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Old March 20, 2013, 09:44 PM   #1
Guinness2
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Colt 1917 revolver question

Do all U.S. Property "G.I.Issue" Colt 1917 revolvers have the "rampant colt" etched into the sideplate? I am looking to buy one and it has all the correct markings but no Horsey. Anybody know what that means? Serial # is 104XX if that matters.
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Old March 21, 2013, 03:19 AM   #2
Hawkeye146
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Does it say "colt" anywhere on it. It may be a Smith and Wesson, because they also made model 1917s. Also sometimes those ponies get rubbed off depending on condition.
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Old March 21, 2013, 10:02 AM   #3
Mike Irwin
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It could mean that it was lost during an arsenal refinish.

Many of the 1917s, both Smiths and Colts, were refinished, and the military didn't really care about preserving logos and the like.
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Old March 21, 2013, 10:38 AM   #4
Bob Wright
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I understand that many WW I vintage M1917s were refinished during WW II and were Parkerized. This would almost certainly remove the logo.

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Old March 21, 2013, 12:07 PM   #5
Mike Irwin
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Exactly what I was thinking, Bob.
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Old March 22, 2013, 11:46 PM   #6
Guinness2
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It says COLT DA 45 on the barrel. It is not parkerized. Looks like original finish. Going through all the 1917s on gunbroker it seems that 1 out of 10 do not have the logo. Maybe it has been re-finished off in the past. In your opinion, should I pass on it as a collectible piece?
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Old March 24, 2013, 02:54 PM   #7
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I agree on parkerization, I once owned an arsenal refinish and the parkerization removed the horses and the rest of the markings were faint.
It was a nice shooter and one I wish I still owned.
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Old March 24, 2013, 03:23 PM   #8
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I believe all Model 1917's have the Colt on the sideplate, but I am willing to be corrected. In many cases the stamping is very light and doesn't show well when the finish is that "brush blue" common on those guns. If the gun is refinished, either Parkerized or blued, the "pony" can be easily lost.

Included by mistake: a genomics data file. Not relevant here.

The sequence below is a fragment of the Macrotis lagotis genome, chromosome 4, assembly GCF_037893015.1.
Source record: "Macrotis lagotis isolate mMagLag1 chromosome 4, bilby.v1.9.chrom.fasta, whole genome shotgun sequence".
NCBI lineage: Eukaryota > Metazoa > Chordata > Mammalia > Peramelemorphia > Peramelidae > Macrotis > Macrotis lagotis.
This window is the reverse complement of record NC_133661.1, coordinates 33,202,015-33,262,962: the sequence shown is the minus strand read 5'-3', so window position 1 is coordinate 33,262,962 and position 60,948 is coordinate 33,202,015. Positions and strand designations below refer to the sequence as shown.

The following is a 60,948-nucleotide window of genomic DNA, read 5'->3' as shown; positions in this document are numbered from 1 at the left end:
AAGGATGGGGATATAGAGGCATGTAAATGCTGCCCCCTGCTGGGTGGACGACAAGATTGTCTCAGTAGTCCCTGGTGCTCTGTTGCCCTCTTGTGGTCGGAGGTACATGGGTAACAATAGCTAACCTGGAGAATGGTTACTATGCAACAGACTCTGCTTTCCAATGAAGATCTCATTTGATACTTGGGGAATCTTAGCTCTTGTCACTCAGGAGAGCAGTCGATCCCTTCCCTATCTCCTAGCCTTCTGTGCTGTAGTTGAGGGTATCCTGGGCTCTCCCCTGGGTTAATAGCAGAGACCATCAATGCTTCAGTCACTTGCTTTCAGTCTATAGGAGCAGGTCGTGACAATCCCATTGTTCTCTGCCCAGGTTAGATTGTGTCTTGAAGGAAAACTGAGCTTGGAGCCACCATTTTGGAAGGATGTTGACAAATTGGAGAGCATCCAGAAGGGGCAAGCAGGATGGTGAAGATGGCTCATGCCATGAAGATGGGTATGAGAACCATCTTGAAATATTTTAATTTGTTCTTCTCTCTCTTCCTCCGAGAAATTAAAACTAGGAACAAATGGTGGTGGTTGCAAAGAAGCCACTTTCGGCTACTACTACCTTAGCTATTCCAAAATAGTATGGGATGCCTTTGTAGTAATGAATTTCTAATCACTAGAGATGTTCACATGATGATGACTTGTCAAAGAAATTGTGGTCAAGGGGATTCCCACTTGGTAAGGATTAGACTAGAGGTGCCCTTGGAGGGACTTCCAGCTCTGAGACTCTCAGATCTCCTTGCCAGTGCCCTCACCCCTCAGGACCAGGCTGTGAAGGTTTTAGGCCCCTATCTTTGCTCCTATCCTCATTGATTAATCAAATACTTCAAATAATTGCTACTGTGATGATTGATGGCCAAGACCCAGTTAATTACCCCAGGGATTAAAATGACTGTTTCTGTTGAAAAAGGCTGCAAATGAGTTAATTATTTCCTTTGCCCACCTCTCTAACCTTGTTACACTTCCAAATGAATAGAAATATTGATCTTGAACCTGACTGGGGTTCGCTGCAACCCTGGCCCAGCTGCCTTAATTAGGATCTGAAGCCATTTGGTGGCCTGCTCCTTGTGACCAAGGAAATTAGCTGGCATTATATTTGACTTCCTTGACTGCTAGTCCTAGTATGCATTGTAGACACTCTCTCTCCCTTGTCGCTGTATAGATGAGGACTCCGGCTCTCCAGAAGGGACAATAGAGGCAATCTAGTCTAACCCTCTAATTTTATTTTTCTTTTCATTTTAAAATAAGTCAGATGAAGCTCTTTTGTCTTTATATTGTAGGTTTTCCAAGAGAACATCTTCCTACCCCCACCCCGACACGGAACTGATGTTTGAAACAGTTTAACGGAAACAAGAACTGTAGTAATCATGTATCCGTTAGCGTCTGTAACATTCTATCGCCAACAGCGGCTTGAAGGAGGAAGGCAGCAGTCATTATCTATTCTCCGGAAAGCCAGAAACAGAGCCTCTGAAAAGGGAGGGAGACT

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Old March 24, 2013, 03:33 PM   #9
Mike Irwin
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Yesterday I bought a circa 1934 Police Positive in .32 Police (.32 S&W Long).

The finish is original, but the Colt logo is, as James mentioned, pretty faintly stamped.
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Old March 24, 2013, 03:39 PM   #10
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The reason is that even if supported, those sideplates are easily bent and a bent sideplate makes the gun inoperable. I don't know whose idea it was to put the "pony" on there, but it was not really a good one.

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Old March 24, 2013, 03:43 PM   #11
Mike Irwin
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Makes you wonder, then, how Smith & Wesson put the logos on their sideplates.

My 1917 Brazilian issue has the Brazilian crest stamped so deeply on the sideplate that it looks almost as if it is bas relief.
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Old March 24, 2013, 04:12 PM   #12
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Good point, Mike, and I don't know how S&W did that. But I do know those Colt sideplates are pretty easy to bend, and I think it is reasonable to believe they would not have stamped them very hard.

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Old March 24, 2013, 05:25 PM   #13
Mike Irwin
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Stamp the blank then mill to final thickness?
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Old March 24, 2013, 05:48 PM   #14
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Probably not. Stampings were almost always done after completion of the part, sometimes even after final assembly and finishing of the gun (the Ordnance "belt" on M1911A1 pistols was stamped through the Parkerizing).

I doubt we will ever know that kind of detail, but that "pony" was lightly stamped, even on civilian guns. Maybe Guinness will provide pictures so we can see the overall condition of the gun and try to provide a better answer.

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Old March 24, 2013, 10:42 PM   #15
Guinness2
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It's on gunbroker here:
But the photo is poor.

http://www.gunbroker.com/Auction/Vie...Item=333310885
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Old March 25, 2013, 07:15 AM   #16
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That's what I thought, too. But somehow they managed to whack the hell out of my 1917 without messing up the sideplate.
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